Receiving, Inspection and Storage
On receipt the product should be inspected to confirm that it corresponds to the one ordered. If the steel wire rope is not to be used immediately, it must be stored in a dry place. If it is to be stored for a longer period, it must be checked regularly to determine whether it requires lubrication (see also “Maintenance of Steel Wire Rope”, page 8-26).
Inspection of Dimensions
It is important that the steel wire rope’s dimension is checked before installation, and that it is checked that the dimension matches the equipment with which the steel wire rope is to be used (see also “Dimension Tolerances and Ovalness”, page 8-18).
Correct measurement of dimension (EN 12385-1 5.3.1) is undertaken with a calliper gauge equipped with a broad enough jaw to cover at least two strands (see fig. 31).
The measurement is undertaken at two places at least one metre apart on a straight section without any load. At each place two measurements are made at 90° angles. The average of these four measurements defines the diameter of the steel wire rope. The degree of ovalness in the steel wire rope is the greatest difference between the four measurements, expressed as a percentage of the nominal diameter of the steel wire rope.
Inspection of Guidance Equipment
Before the steel wire rope is fitted, it is important to ensure that all parts that will come into contact with the steel wire rope are in good condition and match the steel wire rope, e.g.:
- Distance between drum and first sheaf or lead sheaf
- Guide roll
If the equipment is not suitable, there is a significant risk that the steel wire rope will suffer unusually great wear and tear and will thus have a shorter life expectancy.
Check that the drum dimensions and possible rope grooves match the steel wire rope, and check the condition of the drum.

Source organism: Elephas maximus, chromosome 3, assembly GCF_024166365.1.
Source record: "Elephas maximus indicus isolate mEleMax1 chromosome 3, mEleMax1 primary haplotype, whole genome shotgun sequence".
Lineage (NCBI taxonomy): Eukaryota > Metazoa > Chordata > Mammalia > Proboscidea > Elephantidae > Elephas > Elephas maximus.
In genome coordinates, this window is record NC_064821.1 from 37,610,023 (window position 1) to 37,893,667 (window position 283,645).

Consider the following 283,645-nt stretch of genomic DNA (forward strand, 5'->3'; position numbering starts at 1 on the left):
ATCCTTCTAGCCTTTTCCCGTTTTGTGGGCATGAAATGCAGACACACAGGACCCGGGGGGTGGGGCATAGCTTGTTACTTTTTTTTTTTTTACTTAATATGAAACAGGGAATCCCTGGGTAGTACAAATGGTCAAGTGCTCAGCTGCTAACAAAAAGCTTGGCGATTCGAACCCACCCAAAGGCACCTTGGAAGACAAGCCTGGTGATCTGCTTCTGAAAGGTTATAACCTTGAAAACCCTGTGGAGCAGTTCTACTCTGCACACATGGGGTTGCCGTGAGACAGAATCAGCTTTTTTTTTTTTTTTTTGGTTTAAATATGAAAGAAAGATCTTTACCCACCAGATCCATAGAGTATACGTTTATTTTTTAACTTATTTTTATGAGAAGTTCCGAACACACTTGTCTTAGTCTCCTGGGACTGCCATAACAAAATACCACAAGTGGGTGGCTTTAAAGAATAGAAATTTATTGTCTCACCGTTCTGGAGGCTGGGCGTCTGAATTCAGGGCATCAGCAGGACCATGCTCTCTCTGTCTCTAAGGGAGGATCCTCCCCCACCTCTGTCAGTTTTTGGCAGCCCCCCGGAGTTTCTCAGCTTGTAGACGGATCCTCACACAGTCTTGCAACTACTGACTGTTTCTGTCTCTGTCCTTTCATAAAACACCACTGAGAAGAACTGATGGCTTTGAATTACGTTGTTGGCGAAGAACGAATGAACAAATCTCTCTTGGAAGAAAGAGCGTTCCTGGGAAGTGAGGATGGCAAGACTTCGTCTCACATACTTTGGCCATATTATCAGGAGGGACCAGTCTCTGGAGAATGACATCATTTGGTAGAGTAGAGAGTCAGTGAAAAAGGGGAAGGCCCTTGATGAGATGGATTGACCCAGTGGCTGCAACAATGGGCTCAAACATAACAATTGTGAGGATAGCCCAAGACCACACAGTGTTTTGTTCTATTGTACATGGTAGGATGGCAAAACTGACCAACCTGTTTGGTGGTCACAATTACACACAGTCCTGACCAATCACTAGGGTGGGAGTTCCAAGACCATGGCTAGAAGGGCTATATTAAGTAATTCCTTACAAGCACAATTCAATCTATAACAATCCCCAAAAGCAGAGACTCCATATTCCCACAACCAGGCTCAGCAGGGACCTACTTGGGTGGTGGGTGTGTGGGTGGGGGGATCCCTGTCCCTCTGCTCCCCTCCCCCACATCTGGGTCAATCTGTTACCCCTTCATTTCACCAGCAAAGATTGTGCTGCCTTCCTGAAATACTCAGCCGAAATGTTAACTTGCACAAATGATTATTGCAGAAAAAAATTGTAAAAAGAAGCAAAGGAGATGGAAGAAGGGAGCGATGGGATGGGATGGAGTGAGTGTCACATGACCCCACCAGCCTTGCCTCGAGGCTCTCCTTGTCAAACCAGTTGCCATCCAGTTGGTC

Randers Reb recommends that correct rope grooves are as follows (fig. 32):
B = diameter of groove = 1.06 x d
A = elevation of groove = 1.08 x d
C = depth of groove = 0.30 x d
R = upper radius = approx. 0.15 x d
where d = steel wire rope’s nominal diameter
If the rope grooves do not match the steel wire rope, the rope will suffer unusually high wear and tear, stresses will be introduced and the grooves will have to be repaired.
Please note that norms and standards often impose special requirements in respect of drum diameters, etc.
The steel wire rope’s life expectancy depends to a great extent on the drum’s dimensions, among other things. The larger the drum, the longer the life expectancy (see also “Sheaves/Blocks”, page 8-21).
Distance between Drum and First Sheaf or Lead Sheaf
The distance from the winch to the first sheaf is of importance for the consistency of the winding process.
Randers Reb recommends that the distance L or the fleet angle ß should be (fig. 33):
For drums without rope grooves:
Lmin = 20 x drum width.
For drums with rope grooves:
Lmin = 15 x drum width.
15 x drum width ~ ß = 2º,
and 20 x drum width ~ ß = 1.5º.
If the distance does not match these figures, the steel wire rope will be subject to unusually significant wear and tear; the distance should therefore be changed.
Check whether the guide rolls, e.g. those on the winch, are worn. If they are, the steel wire rope will be subject to unusually significant wear and tear; the guide rolls should therefore be replaced or repaired.
If the guide roll is repaired by welding, care should be taken to ensure that the hardness of the welding material is approx. 300 Brinel, and that it is the guide roll that is worn, and not the steel wire rope.